History of the Death Penalty

On 100th Anniversary of Notorious Waco Lynching, Research Shows Link Between Lynching and Capital Punishment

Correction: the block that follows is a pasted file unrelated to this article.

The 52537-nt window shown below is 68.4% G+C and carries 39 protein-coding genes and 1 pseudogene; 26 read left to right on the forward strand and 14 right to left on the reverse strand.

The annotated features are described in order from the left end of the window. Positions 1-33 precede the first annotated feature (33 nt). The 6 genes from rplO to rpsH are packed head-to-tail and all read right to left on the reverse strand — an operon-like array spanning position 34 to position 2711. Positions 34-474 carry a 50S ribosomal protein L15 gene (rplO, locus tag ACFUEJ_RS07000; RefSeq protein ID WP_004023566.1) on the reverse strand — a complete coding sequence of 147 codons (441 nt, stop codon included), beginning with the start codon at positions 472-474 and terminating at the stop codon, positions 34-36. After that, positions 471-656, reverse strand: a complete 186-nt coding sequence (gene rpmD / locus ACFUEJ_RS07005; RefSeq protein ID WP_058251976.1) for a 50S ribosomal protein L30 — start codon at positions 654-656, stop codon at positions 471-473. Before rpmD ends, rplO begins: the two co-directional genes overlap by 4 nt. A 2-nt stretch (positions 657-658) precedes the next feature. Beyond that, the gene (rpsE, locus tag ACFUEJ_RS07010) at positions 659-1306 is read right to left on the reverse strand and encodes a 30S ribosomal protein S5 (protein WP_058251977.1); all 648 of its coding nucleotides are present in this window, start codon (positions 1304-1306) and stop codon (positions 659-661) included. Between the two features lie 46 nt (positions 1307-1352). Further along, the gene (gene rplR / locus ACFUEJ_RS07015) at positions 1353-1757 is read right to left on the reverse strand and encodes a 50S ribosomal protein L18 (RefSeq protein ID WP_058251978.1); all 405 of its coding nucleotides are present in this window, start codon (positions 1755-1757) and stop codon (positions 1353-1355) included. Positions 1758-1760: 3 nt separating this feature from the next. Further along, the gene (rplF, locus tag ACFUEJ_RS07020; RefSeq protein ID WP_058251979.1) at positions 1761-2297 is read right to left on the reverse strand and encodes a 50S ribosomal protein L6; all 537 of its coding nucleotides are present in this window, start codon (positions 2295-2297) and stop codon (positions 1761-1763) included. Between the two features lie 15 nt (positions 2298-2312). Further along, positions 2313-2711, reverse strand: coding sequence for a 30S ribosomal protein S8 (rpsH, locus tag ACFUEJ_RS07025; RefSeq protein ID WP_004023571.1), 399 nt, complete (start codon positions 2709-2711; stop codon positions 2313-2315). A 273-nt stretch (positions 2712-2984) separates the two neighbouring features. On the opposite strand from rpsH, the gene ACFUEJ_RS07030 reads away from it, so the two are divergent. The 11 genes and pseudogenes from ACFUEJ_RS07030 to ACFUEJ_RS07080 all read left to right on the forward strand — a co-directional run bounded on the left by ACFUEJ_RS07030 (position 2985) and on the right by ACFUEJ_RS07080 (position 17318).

100 years ago, Jesse Washington, a 17-year-old black farmhand accused of murdering his white female employer was lynched on the steps of the Waco, Texas courthouse (pictured), moments after Washington's trial ended and only seven days after the murder had occurred. The gruesome lynching took place in front of law enforcement personnel and 15,000 spectators, none of whom intervened to end the violence. Washington, whom reports indicate may have been intellectually disabled, initially denied involvement in the murder, but then purportedly confessed to police. A mob of 500 vigilantes searched the county prison in an unsuccessful attempt to find Washington, whom the sheriff had moved to other counties for his safety. An estimated 2,500 people—many carrying guns and threatening to lynch Washington—packed the courtroom during the short trial. As the jury read the guilty verdict and before the judge could record its death sentence, a man reportedly yelled, “Get the n****r,” and the crowd descended on Washington, carrying him out of the courthouse with a chain around his neck, while others attacked him with bricks and knives. The incident became a turning point in anti-lynching efforts and contributed to the prominence of the NAACP. Ignored for decades, Washington's lynching recently gained local attention and prompted a condemnation by the Waco City Council and McLennan County commissioners in 2006. Studies have shown that counties that historically have had high numbers of lynchings continue to have higher levels of homicide, police violence against racial minorities, disproportionate sentencing of black defendants, and more frequent use of capital punishment. A 2005 study in the American Sociological Review found that the number of death sentences, and especially the number of death sentences for black defendants, was higher in states with histories of lynching. “What the lynching proved about our community was that African-American men and women were not viewed as humans or equal citizens,” Peaches Henry, president of the Waco NAACP said. “While they no longer hang people upon trees, we do see situations where African-American lives are not valued.” McLennan County, where Washington was lynched, ranks among the 2% of U.S. counties that are responsible for more than half of all death sentences in the United States.